Common car items the police can identify as inhalants

On Behalf of | Oct 18, 2018 | Uncategorized |

Inhalants are a popular drug for college students because they can come out of standard household items. They do not need to spend hundreds of dollars on marijuana when they can just open up a paint can from home to get a quick high.

When police pull you over under suspicion of driving under the influence, inhalants are one of the hardest drugs to prove. They last a short amount of time and certain items and techniques such as using the breathalyzer are not as effective here. When they pull you over, they might have to rely on their smell and sight to find something to accuse you with. This can prove problematic, as they can mistake some common car items for inhalants and land you with a Class 1 misdemeanor in Virginia. It is important that you are aware of these items so you do not hurt your academic future with fines and jail time.

Nail polish

Nail polish is one of the most common forms of inhalants and arguably the most accessible in terms of pricing and size. Many people carry a small bottle on their person, unaware that the police can use this against them if they are pulled over. Halloween is an especially popular time for different nail colors to go with someone’s costume or show off at a big celebration. Given Halloween is also a popular time for cops to monitor the roads, students should consider applying their polish before they get in the car.

Craft items

Those who are graduating with more creative majors might have to stop by the store occasionally to get some paint stripper, rubber cement or model glue. As convenient as it would be to get a quick fix for a broken item, the Virginia Department of Education considers these as solvents and volatile chemicals. If you do need to carry these with you, be sure the caps or lids are shut tight so officers do not get any wrong ideas of what you have them for.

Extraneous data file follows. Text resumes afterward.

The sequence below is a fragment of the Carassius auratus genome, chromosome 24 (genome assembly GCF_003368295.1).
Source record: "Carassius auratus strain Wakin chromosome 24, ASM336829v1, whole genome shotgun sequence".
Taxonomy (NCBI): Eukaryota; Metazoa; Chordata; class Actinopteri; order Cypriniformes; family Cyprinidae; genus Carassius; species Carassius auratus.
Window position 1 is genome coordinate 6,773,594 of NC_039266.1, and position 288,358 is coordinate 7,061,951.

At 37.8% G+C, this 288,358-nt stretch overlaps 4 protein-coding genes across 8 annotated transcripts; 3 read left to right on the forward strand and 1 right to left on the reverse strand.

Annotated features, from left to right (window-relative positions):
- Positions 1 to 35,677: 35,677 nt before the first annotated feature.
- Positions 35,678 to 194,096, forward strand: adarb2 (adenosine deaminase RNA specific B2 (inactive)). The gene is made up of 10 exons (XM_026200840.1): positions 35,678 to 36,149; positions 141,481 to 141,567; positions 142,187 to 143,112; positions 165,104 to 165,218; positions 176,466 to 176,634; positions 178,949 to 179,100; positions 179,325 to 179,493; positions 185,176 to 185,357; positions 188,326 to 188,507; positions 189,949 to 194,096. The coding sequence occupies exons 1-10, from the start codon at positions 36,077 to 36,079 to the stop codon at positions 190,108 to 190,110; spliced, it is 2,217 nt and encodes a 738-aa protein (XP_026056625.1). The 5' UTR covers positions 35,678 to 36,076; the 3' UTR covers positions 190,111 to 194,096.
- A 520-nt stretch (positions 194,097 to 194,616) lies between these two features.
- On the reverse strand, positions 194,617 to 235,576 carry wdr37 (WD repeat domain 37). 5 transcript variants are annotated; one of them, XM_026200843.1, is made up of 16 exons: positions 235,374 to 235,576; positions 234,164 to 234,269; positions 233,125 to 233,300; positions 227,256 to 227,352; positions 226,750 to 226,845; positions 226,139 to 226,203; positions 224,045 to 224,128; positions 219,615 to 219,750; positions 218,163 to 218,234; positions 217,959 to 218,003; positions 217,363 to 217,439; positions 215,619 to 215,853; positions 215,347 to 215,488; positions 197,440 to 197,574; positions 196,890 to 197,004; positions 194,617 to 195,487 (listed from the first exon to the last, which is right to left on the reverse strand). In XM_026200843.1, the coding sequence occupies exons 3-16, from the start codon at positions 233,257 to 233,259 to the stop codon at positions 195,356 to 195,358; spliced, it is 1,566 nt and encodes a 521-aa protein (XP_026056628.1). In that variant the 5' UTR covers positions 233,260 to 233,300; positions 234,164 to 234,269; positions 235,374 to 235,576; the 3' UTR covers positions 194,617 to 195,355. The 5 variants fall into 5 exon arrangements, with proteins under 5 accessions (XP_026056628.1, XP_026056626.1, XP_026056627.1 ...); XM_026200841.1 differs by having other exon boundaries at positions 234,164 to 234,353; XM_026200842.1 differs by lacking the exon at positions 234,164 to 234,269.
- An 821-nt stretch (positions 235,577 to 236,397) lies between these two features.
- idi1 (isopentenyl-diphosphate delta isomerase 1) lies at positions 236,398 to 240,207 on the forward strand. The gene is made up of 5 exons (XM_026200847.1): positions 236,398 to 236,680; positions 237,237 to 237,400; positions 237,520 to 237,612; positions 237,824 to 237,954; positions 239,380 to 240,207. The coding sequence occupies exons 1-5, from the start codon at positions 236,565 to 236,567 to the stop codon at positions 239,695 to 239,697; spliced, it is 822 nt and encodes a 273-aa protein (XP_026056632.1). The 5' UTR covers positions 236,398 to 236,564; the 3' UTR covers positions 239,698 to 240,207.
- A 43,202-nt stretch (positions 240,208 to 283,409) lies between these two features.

Car fluids and fuel

College students may need to stop by a store to grab some cleaner fluid and fill up the jerrycan with gasoline if their car is lacking in fuel and windshield cleaners before the winter hits campus. These are the only times acceptable where you can have them in your vehicle. Place these items in the back and keep them tightly shut, because transporting fuel containers can be very dangerous. Do not consider constantly carrying one around, because it has a high chance of emitting vapors that could land you a conviction or make your car flammable.

If you can, try to avoid having any of these items in your car. When you are on the road. If you have no choice, drive carefully to avoid having a cop exploring your car and detecting any signs of impaired driving. If an officer finds one of these items in your vehicle and mistakenly assumes that you were driving under the influence, a criminal defense attorney can help you prove to the court that you were innocent.